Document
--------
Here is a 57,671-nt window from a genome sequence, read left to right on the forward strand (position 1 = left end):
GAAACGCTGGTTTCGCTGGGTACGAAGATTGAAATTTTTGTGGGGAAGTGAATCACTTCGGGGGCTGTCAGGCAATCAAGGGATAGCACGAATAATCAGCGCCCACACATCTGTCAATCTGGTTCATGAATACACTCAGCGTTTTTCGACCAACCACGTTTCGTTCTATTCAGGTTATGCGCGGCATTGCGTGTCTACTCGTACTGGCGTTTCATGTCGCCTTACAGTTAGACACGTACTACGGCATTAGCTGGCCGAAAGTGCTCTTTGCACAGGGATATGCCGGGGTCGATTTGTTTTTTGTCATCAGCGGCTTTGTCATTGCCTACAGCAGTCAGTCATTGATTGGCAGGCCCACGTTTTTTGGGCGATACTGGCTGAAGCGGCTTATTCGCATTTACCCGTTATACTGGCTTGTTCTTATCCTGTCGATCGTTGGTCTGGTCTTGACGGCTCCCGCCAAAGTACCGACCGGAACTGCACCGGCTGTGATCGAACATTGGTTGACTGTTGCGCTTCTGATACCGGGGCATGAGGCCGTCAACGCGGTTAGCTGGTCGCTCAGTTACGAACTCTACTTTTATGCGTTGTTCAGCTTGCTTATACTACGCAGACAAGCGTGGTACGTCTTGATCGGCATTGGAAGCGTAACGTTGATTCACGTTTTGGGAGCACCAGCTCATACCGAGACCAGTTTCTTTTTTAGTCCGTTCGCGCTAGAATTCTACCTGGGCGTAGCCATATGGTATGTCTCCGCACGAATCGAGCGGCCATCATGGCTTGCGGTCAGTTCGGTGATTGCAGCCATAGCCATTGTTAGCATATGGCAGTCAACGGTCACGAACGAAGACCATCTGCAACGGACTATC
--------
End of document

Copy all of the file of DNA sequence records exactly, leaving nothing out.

Here is a 57,671-nt window from a genome sequence, read left to right on the forward strand (position 1 = left end):
GAAACGCTGGTTTCGCTGGGTACGAAGATTGAAATTTTTGTGGGGAAGTGAATCACTTCGGGGGCTGTCAGGCAATCAAGGGATAGCACGAATAATCAGCGCCCACACATCTGTCAATCTGGTTCATGAATACACTCAGCGTTTTTCGACCAACCACGTTTCGTTCTATTCAGGTTATGCGCGGCATTGCGTGTCTACTCGTACTGGCGTTTCATGTCGCCTTACAGTTAGACACGTACTACGGCATTAGCTGGCCGAAAGTGCTCTTTGCACAGGGATATGCCGGGGTCGATTTGTTTTTTGTCATCAGCGGCTTTGTCATTGCCTACAGCAGTCAGTCATTGATTGGCAGGCCCACGTTTTTTGGGCGATACTGGCTGAAGCGGCTTATTCGCATTTACCCGTTATACTGGCTTGTTCTTATCCTGTCGATCGTTGGTCTGGTCTTGACGGCTCCCGCCAAAGTACCGACCGGAACTGCACCGGCTGTGATCGAACATTGGTTGACTGTTGCGCTTCTGATACCGGGGCATGAGGCCGTCAACGCGGTTAGCTGGTCGCTCAGTTACGAACTCTACTTTTATGCGTTGTTCAGCTTGCTTATACTACGCAGACAAGCGTGGTACGTCTTGATCGGCATTGGAAGCGTAACGTTGATTCACGTTTTGGGAGCACCAGCTCATACCGAGACCAGTTTCTTTTTTAGTCCGTTCGCGCTAGAATTCTACCTGGGCGTAGCCATATGGTATGTCTCCGCACGAATCGAGCGGCCATCATGGCTTGCGGTCAGTTCGGTGATTGCAGCCATAGCCATTGTTAGCATATGGCAGTCAACGGTCACGAACGAAGACCATCTGCAACGGACTATC